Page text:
With yet more rumors that the CW are looking at spinning a new show out of the long-running Smallville going around, it's time to finally break the truth to the troubled network: The show can't support a spin-off. Here's why.
Here's the thing that the CW keeps forgetting: As successful as Smallville may be - at least by CW standards - it's not really successful because of Smallville itself. When it comes down to it, the CW show that stars Tom Welling as an entirely unconvincing early-20s version of Clark Kent is, at best, an entirely okay show, lifted up considerably by the fact that it's about Superman.
When it comes to Superman and television, there're two very strange things that happen. Firstly, television producers these days seem to want to stay away from doing an outright Superman show - perhaps because they don't like the complete Superman set-up, perhaps because of budget, perhaps to stay away from comparisons to the Christopher Reeve movies, perhaps a mixture of all three - and, instead, produce kind of uneven-if-not-outright-crappy shows (Lois and Clark, I'm looking directly at you). Secondly, those crappy shows stay on the air much longer than they have any right to, outliving many, much better, shows.
There is, I think, an unspoken understanding on behalf of TV audiences that they will support even a shitty Superman show longer than they would anything similar because, hey, it's Superman. Certainly, the "Hey, it's Superman" school of thought explains a lot about Smallville's success. Smallville, by placing itself in what was originally the formative years of Clark Kent's heroic existence - something that, let's face it, doesn't really hold true by the time the show is going into its ninth season; am I really the only one who thinks that, after eight years of minor adventures and annually saving the world, Clark should be a lot better about this by now? - gave itself permission to be lazy with its writing, knowing that the audience would fill in a lot of the blanks itself. They didn't need to move beyond broad strokes with their core cast, because we knew the characters already, which worked perfectly well until they started doing the same with characters we didn't already know (or know so well): Tess Mercer, anyone? Or even Davis Bloom?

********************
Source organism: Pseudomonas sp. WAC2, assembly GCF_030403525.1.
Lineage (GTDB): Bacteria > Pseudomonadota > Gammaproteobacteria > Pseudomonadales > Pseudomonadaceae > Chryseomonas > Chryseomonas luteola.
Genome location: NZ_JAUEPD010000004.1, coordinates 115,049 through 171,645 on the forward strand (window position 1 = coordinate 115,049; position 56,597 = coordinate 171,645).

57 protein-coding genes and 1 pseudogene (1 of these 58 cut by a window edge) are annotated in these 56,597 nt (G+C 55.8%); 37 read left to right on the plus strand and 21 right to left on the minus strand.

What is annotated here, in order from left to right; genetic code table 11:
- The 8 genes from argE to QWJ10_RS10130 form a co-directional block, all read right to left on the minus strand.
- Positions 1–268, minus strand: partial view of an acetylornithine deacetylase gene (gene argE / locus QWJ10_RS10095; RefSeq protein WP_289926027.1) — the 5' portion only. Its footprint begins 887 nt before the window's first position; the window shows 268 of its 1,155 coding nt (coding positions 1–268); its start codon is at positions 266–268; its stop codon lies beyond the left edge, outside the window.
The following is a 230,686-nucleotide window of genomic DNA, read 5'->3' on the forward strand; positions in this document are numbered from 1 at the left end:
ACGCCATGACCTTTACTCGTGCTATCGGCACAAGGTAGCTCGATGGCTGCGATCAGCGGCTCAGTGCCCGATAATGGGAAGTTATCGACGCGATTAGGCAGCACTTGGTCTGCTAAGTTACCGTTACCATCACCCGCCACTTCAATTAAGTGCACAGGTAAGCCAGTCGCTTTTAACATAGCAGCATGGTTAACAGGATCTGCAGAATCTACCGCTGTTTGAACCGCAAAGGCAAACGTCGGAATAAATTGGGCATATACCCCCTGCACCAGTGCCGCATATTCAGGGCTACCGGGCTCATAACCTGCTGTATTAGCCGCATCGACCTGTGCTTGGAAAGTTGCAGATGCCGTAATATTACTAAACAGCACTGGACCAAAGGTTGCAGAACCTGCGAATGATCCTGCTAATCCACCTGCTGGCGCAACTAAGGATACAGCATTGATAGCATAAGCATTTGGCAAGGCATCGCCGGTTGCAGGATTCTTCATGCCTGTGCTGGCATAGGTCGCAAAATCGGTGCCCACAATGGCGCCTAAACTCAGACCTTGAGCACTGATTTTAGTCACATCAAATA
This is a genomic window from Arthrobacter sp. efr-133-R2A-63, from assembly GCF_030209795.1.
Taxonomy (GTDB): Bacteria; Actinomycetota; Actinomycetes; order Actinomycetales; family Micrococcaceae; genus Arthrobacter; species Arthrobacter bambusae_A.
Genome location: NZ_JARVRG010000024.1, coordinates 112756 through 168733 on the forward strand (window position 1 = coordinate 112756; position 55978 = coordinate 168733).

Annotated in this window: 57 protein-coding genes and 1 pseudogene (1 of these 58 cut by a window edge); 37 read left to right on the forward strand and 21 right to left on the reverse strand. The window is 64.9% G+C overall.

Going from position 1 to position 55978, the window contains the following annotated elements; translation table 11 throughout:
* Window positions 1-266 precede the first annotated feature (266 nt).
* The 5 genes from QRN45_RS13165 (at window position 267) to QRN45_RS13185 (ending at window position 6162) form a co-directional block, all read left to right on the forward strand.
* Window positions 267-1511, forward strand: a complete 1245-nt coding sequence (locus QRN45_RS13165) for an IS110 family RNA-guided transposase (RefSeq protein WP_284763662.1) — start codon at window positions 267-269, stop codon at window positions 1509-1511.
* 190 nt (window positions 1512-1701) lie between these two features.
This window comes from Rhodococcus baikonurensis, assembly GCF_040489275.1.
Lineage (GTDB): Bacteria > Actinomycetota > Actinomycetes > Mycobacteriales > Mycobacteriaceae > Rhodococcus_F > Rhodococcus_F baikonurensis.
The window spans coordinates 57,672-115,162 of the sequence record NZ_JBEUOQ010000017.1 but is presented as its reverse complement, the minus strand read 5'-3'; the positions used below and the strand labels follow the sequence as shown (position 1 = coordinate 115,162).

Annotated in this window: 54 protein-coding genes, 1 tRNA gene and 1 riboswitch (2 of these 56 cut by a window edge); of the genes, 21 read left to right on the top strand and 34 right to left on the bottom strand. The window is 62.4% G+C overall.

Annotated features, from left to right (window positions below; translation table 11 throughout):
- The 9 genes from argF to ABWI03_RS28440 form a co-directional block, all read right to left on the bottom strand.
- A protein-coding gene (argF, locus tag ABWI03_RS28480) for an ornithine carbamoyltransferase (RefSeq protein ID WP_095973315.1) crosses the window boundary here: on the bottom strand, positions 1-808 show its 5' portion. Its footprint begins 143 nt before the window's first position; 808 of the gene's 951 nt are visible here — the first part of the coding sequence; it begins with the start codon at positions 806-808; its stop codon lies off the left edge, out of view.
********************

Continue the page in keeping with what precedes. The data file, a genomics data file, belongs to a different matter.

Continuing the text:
(And before I hear someone defending the show by pointing out that Chloe was an original character from day one - Come on, you thought she was going to turn into Lois for years and read that into her character as well, admit it.)
The problem with previous attempts to spin off a show from Smallville, be it Mercy Reef or The Graysons, is that there's only really one other character who has the same level of pop cultural awareness as Superman, and he's apparently off-limits to television. But without using Batman, any potential spin-off from Smallville would mean that the show would lose the (mass) audience's help in telling the story, and come over as something closer to Heroes, but on an even smaller budget... and no-one really wants to watch that for more than a couple of seasons at most.